Report Highlights NI Fuel Poverty

As winter approaches, measures to tackle fuel poverty in Northern Ireland over the past decade have been highlighted.

A new report said this week these have been effective - but that much more needs to be done.

This was the result of new research carried out by the University of Ulster.

'Defining Fuel Poverty: A Preliminary Review' which was commissioned by the Department of Social Development (DSD), was launched by the DSD Minister Nelson McCausland who welcomed its contents.

Christine Liddell, Professor of Psychology at the University of Ulster, led the independent Preliminary Review of fuel poverty, which is one of three being carried out across the UK.

She said: "While efforts to tackle fuel poverty in Northern Ireland have made measurable inroads - the severity of fuel poverty remains profound for many households.

"The Preliminary Review concludes, based on the extensive evidence gathered, that past and present approaches to tackling fuel poverty in Northern Ireland have delivered a highly cost-effective programme of housing regeneration.

"Returns from investment in Warm Homes and similar programmes include: substantial impacts on human health and well-being; significant savings on energy bills for thousands of households; measurable returns in terms of job creation and a widening of opportunities for consolidating partnerships across the public and private sector.

"When all of these gains are taken into account, it is likely that the

Warm Homes Scheme and similar fuel poverty programmes are cost-neutral over a lifespan of 15 years.

"This is because the amount invested in tackling fuel poverty is fully returned through beneficial impacts on health and wellbeing, household income and employment.

"Despite this, there is still much to do. Survey data (NIHCS, 2009) indicates that more than 33,000 households in Northern Ireland need to spend more than a quarter of their income on heating and lighting for their home," she continued.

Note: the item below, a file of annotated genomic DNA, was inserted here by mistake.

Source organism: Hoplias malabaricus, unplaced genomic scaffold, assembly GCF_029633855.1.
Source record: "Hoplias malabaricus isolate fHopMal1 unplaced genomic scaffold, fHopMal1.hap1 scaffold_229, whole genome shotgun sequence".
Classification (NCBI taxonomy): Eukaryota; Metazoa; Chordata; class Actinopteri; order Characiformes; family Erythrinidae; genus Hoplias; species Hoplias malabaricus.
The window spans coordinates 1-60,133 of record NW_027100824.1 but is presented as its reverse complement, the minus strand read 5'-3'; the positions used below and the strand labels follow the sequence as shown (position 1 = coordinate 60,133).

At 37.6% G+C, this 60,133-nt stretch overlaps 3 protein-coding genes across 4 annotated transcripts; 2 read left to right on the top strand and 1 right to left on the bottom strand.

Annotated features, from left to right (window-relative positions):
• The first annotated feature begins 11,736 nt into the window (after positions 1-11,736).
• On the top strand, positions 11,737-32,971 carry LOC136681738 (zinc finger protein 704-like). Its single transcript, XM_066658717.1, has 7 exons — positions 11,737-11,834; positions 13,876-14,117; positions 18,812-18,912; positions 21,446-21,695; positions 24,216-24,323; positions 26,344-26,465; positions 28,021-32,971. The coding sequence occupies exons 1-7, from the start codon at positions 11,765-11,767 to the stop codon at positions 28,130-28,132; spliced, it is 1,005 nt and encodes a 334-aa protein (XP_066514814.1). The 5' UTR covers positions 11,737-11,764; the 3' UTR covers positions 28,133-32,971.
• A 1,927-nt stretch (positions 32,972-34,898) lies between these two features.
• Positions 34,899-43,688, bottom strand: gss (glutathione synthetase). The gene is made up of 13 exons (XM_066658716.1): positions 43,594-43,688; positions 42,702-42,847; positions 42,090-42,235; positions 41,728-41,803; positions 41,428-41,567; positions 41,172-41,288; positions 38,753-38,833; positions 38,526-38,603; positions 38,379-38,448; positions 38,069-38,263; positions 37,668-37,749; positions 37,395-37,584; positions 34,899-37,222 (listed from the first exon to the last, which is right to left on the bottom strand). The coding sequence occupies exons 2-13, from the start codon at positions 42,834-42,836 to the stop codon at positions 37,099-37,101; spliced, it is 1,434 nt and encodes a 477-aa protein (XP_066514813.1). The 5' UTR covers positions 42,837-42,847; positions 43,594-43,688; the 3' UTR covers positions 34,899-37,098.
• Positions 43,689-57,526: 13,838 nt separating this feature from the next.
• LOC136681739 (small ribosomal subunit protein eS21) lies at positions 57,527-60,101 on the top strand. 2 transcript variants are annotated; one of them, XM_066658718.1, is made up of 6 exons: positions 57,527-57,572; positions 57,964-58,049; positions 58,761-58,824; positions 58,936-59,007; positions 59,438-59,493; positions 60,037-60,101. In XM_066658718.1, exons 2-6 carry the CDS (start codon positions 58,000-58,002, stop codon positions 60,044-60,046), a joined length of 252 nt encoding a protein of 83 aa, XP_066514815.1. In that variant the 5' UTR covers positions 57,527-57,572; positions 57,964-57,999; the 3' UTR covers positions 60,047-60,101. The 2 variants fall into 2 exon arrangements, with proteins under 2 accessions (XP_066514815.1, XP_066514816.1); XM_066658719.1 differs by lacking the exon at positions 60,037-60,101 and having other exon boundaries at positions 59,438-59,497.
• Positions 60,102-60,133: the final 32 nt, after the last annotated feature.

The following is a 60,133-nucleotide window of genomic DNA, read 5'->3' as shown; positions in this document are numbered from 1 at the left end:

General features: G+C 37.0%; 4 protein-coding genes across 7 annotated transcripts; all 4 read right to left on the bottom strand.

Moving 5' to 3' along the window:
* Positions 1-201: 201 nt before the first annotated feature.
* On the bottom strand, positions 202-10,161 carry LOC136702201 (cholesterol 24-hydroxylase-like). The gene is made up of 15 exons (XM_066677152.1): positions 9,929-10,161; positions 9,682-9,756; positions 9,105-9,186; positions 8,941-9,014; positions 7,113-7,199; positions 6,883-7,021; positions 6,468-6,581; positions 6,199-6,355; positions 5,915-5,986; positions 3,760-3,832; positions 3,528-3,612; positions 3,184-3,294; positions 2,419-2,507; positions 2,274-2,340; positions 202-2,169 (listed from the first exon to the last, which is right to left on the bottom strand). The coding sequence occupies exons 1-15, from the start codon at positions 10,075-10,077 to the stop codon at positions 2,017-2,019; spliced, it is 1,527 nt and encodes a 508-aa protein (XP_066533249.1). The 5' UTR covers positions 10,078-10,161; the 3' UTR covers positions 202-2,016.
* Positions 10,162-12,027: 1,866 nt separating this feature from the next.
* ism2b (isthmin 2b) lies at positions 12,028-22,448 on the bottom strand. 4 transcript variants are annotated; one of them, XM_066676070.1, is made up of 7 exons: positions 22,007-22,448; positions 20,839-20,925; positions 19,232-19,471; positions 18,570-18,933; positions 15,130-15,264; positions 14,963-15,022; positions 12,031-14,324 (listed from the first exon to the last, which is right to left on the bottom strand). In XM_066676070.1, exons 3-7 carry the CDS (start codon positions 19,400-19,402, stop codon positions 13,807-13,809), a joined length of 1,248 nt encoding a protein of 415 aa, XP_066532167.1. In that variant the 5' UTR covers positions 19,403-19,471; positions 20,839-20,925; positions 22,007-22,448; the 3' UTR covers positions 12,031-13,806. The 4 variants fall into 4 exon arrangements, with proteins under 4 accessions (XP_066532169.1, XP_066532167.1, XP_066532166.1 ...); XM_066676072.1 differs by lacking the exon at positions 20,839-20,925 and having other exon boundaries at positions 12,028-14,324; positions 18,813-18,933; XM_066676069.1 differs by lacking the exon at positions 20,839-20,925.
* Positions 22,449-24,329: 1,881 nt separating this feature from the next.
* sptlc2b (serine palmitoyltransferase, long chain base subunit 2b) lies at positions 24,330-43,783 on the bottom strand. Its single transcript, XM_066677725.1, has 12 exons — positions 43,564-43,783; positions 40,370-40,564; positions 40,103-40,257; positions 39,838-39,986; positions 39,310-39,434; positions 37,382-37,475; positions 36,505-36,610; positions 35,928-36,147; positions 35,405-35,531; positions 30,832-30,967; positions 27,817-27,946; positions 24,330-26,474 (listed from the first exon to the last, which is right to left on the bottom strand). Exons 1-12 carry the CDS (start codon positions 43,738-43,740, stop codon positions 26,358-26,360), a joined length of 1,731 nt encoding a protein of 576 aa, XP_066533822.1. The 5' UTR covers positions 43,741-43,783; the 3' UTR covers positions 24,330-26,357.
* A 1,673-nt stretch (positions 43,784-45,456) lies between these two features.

"The Review highlights the need for a local approach to tackling fuel poverty which focuses on Northern Ireland's unique fuel poverty landscape."

She added: "The UK Fuel Poverty Strategy (2001) has been in place for a decade, during which there has been major investment, relentless monitoring and intense debate. The current round of reviews is only the first stage in a process of more systemic reflection and reform.

"Northern Ireland is well-placed to contribute to this process. It has a strong grasp of the regional issues that should be taken into the national arena and a networked infrastructure of stakeholders which has the capacity and passion to move forward."

Ministerial Welcome

Commenting, the Minister for Social Development, Nelson McCausland welcomed the publication of the report.

"In my Department's fuel poverty strategy 'Warmer Healthier Homes' published in April, we gave a commitment to carrying out an evaluation of the current definition of fuel poverty.

"This report was essential to helping my target our resources at those most in need," he said.

The review has concluded that applying a revised calculation based on total energy costs, a core of 13% of householders in Northern Ireland are in fuel poverty, prompting the DUP Minister to add: "This 13%, around 75,000 households, are in severe fuel poverty by national standards.

"For this group, fuel poverty is likely to lead to a public health concern, since many of these people may be living in homes that are below minimum standards. In order to prioritise those most in need, these households must become the primary focus of Northern Ireland's Fuel Poverty Strategy."

Minister McCausland went on to say: "While the report is hugely beneficial in helping my Department target resources at a core group of householders, it in no way dilutes the very real difficulties facing many other households across Northern Ireland."


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